By Dave Warner
PHILADELPHIA (Reuters) - An influential former speaker of the Pennsylvania House of Representatives was sentenced to up to five years in prison on Wednesday after admitting that he used public funds for a computerized election system to help Republicans win elections.
John Perzel, who represented a House district in northeastern Philadelphia, pleaded guilty in August to eight of 82 original charges he faced in what became known as "Computergate."
Perzel, 62, was accused of being the architect behind a scheme that spent more than $10 million of taxpayer money on sophisticated computer systems to track voters and voting patterns.
First elected to the House in 1978, Perzel served in Republican leadership positions, including majority leader, for years and rose to the position of speaker in 2003.
The scandal broke in 2009, when then-Attorney General Tom Corbett revealed a grand jury probe and the accusations.
At the time Corbett, a Republican who is now the state's governor, said: "Contrary to prior practices as speaker, Perzel retained a virtually unprecedented degree of power over the resources of the House Republican Caucus, including funding for various caucus departments such as Research, District Operations, Printing and Information and Technology."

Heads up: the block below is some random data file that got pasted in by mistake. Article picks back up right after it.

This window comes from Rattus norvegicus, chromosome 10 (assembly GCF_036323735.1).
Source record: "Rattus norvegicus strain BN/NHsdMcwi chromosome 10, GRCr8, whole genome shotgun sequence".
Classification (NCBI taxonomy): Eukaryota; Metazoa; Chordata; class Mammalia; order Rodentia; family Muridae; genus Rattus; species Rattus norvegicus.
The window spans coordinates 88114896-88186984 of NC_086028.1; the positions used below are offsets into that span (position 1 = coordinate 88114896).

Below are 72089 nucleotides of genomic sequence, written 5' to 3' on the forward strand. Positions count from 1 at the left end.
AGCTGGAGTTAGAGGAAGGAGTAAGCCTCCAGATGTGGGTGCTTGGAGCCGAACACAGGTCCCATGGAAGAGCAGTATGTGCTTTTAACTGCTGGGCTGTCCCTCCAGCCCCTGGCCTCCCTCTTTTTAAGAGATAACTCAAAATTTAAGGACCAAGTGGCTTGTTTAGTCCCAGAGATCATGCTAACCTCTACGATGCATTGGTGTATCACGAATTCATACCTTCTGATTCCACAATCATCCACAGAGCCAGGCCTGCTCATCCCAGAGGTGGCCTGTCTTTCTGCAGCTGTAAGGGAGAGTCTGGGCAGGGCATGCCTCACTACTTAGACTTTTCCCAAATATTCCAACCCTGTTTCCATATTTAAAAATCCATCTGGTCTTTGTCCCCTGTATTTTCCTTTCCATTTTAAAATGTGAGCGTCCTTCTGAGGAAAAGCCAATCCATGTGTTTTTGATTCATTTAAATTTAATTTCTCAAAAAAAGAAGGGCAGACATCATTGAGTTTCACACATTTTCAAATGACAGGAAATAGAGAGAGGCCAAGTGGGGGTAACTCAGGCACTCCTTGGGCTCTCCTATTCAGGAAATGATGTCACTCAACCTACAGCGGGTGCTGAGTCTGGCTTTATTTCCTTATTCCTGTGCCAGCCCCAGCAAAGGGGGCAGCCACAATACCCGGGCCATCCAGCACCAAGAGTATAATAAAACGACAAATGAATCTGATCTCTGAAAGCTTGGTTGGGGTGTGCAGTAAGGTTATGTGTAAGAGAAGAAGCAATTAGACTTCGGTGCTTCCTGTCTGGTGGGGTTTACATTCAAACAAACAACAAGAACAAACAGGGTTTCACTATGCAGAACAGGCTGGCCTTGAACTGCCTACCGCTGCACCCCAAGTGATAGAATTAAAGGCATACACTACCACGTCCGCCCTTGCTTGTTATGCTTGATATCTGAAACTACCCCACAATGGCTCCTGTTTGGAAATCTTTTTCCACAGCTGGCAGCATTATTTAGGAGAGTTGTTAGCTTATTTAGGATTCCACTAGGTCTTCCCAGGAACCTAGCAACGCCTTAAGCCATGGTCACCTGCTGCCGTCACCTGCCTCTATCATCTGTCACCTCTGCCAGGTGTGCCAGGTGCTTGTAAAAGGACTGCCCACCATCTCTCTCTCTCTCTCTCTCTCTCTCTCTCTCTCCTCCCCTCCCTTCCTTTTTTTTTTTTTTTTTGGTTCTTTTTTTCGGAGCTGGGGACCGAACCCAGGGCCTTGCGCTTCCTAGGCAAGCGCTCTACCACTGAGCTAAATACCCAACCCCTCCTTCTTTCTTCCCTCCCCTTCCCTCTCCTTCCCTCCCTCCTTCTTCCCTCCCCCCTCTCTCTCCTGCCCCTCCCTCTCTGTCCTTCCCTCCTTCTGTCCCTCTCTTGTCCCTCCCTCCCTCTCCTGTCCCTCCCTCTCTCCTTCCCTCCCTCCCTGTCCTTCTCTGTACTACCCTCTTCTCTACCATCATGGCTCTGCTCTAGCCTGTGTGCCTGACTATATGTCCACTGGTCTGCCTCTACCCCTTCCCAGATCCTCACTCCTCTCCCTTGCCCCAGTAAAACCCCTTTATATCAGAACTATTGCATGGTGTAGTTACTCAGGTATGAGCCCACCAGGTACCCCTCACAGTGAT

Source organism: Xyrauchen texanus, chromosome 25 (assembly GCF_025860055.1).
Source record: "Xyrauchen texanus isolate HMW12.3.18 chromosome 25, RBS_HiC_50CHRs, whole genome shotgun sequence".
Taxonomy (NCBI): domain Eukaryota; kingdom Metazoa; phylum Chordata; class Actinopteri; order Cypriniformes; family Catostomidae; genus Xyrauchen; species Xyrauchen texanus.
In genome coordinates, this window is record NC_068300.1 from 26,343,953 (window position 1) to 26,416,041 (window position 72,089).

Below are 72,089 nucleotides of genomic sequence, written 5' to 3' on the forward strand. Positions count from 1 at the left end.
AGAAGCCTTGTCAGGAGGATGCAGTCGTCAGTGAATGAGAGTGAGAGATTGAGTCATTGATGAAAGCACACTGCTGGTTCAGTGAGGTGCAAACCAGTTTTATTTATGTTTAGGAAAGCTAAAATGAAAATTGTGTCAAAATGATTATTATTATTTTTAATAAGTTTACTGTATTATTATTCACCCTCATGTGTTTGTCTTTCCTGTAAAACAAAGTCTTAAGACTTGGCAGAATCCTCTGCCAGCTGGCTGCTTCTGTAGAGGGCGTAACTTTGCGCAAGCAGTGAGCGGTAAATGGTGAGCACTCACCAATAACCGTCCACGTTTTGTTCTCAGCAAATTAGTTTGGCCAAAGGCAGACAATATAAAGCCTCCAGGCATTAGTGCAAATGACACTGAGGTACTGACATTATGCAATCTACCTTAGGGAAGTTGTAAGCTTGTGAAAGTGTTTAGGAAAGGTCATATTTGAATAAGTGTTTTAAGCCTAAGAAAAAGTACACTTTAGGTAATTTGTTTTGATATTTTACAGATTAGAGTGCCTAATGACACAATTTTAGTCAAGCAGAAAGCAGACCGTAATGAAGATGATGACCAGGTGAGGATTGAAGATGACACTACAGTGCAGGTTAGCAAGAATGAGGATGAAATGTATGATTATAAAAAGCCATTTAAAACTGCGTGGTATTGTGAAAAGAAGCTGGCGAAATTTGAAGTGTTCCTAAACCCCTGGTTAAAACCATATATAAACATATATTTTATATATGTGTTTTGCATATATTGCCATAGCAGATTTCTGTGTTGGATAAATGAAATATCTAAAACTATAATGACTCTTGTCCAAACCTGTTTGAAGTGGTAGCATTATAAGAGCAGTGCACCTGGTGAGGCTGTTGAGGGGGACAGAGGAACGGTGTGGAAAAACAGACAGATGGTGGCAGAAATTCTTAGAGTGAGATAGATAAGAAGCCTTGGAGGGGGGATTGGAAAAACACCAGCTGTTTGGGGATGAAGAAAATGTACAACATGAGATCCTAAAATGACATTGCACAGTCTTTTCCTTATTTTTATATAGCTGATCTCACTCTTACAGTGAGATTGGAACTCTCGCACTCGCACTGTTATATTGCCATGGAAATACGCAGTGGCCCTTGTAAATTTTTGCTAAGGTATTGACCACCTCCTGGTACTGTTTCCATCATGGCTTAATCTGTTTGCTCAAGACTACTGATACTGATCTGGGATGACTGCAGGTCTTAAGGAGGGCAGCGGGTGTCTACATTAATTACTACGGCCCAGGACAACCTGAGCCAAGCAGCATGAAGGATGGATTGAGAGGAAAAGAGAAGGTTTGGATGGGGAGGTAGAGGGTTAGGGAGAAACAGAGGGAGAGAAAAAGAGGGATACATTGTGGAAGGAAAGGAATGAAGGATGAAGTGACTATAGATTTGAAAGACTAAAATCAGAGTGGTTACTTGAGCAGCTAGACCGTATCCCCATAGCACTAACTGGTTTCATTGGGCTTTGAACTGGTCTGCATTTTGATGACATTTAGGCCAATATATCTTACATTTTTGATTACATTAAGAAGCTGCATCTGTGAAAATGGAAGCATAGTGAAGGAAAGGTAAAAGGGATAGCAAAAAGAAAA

Corbett said then that the scheme was hatched after Perzel won re-election by a mere 100 votes in 2000 and never again wanted to go through such a tight race.
That experience, along with Perzel's interest in technology, prompted the development of high-tech computer systems with such names as Republican Information Technology, he said.
Four of Perzel's associates also were sentenced on Wednesday. One was his former chief of staff, Brian Preski, 46, who was ordered to spend two to four in prison and pay $1 million in restitution.
Along with sentencing Perzel to two-and-a-half to five years in prison, Common Pleas Court Judge Richard Lewis ordered him to pay $1 million in restitution as well.
Another of Pennsylvania's longest-serving and most influential lawmakers, Representative H. William DeWeese was convicted last month of theft and criminal conspiracy stemming from his use of state employees to campaign for him for free.
An 18-term Democrat, DeWeese faces the possibility of 38 years in prison when he is sentenced in April. His case stems from a larger scandal in 2006 called "Bonusgate" that has led to 20 convictions or guilty pleas of Republican and Democratic lawmakers and staff who paid and received taxpayer-funded bonuses for campaign work.
Also, former state senator Vincent Fumo is serving a five-year federal prison sentence for corruption.
Fumo, who was found guilty in 2009 on 137 charges of fraud, tax evasion and obstruction of justice, was a wealthy longtime Democratic power broker first elected to the senate in 1978, the same year Perzel was first elected.
(Editing By Ellen Wulfhorst)